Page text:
https://en.wikipedia.org/wiki/Stephan%27s_Quintet wrote:




:arrow: NGC 7320C [bottom left in this image acquired with 17" PlaneWave CDK scope by W4SM in Louisa, VA] plowed through the Hickson association several hundred million years ago, pulling out the 100,000 light-year-long tail of gaseous debris from NGC 7319. The clusters in NGC 7319's streaming tail are 10 million to 500 million years old and may have formed at the time of the violent collision.











:arrow: This close-up view of Stephan's Quintet, a group of five galaxies, reveals a string of bright star clusters that sparkles like a diamond necklace. The clusters, each harboring up to millions of stars, were born from the violent interactions between some members of the group. The rude encounters also have distorted the galaxies' shapes, creating elongated spiral arms and long, gaseous streamers. This NASA Hubble Space Telescope photo showcases three regions of star birth: the long, sweeping tail and spiral arms of NGC 7319 [near center]; the gaseous debris of two galaxies, NGC 7318B and NGC 7318A [top right]; and the area north of those galaxies, dubbed the northern starburst region [top left]. The clusters' bluish color indicates that they're relatively young. Their ages span from about 2 million to more than 1 billion years old. The brilliant star clusters in NGC 7318B's spiral arm (about 30,000 light-years long) and the northern starburst region are between 2 million and more than 100 million years old. NGC 7318B instigated the starburst by barreling through the region. The bully galaxy is just below NGC 7318A at top right. Although NGC 7318B appears dangerously close to NGC 7318A, it's traveling too fast to merge with its close neighbor.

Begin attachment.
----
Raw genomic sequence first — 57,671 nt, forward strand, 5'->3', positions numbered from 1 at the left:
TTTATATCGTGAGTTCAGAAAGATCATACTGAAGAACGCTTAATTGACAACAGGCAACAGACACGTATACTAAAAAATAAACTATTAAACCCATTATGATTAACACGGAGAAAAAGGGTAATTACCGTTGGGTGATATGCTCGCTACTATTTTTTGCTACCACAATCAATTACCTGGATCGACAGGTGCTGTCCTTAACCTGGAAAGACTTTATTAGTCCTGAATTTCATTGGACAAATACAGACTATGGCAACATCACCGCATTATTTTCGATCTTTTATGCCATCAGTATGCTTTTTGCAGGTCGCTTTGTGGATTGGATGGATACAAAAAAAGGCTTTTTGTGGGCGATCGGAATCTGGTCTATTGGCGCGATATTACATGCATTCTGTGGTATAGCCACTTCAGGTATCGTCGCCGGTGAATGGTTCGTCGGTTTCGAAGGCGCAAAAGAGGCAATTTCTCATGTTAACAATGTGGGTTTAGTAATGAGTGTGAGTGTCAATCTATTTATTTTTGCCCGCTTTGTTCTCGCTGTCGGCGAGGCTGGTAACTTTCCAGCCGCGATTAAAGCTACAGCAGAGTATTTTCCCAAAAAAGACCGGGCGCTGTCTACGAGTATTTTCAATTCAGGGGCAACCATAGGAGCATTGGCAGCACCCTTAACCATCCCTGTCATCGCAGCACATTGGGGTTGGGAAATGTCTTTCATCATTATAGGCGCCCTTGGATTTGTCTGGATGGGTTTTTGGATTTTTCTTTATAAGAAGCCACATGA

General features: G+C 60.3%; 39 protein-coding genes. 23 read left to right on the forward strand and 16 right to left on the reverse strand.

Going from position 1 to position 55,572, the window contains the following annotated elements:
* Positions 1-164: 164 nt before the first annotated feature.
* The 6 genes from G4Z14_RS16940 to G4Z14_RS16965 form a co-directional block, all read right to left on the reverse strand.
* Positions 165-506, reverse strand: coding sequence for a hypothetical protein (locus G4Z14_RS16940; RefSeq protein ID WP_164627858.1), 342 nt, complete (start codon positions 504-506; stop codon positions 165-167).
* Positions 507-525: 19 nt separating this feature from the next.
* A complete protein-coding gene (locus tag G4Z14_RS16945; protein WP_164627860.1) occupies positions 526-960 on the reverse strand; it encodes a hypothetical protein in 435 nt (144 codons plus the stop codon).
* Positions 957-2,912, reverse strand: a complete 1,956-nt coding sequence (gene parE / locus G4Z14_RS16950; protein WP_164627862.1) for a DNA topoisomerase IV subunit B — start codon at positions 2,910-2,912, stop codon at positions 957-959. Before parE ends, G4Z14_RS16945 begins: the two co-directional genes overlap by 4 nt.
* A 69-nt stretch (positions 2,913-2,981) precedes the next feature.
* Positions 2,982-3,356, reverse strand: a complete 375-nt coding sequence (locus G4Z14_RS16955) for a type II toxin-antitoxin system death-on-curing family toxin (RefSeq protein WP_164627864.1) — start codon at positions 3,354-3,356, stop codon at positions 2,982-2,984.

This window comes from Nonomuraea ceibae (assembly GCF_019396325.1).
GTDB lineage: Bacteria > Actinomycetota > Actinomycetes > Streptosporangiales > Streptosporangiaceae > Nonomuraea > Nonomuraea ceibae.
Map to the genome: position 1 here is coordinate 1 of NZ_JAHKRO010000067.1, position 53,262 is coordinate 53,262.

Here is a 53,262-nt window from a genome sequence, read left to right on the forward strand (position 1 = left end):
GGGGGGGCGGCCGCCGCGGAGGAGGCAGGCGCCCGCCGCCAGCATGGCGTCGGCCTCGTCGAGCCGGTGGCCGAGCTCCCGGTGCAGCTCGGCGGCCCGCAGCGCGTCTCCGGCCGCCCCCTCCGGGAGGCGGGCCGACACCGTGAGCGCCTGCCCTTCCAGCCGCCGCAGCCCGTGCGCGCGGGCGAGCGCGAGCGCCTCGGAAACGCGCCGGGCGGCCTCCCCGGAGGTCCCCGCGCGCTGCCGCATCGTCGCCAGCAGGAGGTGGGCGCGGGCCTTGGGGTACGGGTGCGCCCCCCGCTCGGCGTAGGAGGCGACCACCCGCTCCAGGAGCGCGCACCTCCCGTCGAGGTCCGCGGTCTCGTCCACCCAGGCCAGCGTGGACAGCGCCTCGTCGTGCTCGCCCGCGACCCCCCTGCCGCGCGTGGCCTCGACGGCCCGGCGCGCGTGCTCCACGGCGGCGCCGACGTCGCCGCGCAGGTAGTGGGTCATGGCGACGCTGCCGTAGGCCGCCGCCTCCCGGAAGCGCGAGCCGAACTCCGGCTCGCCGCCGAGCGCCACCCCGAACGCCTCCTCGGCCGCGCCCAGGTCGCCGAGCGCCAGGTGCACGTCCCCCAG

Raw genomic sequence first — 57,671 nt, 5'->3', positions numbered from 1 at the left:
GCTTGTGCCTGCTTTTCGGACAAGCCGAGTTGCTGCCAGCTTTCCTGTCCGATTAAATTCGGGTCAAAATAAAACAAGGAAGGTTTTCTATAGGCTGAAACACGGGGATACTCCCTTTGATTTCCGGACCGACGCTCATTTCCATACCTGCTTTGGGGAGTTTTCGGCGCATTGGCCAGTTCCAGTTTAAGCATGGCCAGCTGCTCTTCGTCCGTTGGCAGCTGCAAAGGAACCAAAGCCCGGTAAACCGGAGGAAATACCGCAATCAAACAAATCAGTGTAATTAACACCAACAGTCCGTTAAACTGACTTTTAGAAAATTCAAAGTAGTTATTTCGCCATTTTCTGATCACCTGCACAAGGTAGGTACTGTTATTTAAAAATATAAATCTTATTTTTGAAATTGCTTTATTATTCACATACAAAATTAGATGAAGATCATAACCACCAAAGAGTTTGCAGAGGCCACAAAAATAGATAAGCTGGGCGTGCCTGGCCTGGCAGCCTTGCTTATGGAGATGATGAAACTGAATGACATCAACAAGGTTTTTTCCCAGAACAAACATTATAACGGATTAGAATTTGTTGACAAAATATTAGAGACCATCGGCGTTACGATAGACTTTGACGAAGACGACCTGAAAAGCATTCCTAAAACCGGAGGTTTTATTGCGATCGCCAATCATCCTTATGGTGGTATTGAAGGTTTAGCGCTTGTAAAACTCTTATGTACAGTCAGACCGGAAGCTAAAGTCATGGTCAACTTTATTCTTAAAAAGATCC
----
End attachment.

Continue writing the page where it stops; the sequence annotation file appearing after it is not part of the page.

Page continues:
NGC 7320C triggered another collision that wreaked havoc. The faint bluish object at the tip of the tail is a young dwarf galaxy, which formed in the gaseous debris. The quintet is in the constellation Pegasus, 270 million light-years from Earth. The mosaic picture was taken by Hubble's Wide Field and Planetary Camera 2 on Dec. 30, 1998 and June 17, 1999.
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Re: APOD: Stephan's Quintet (2021 Dec 18)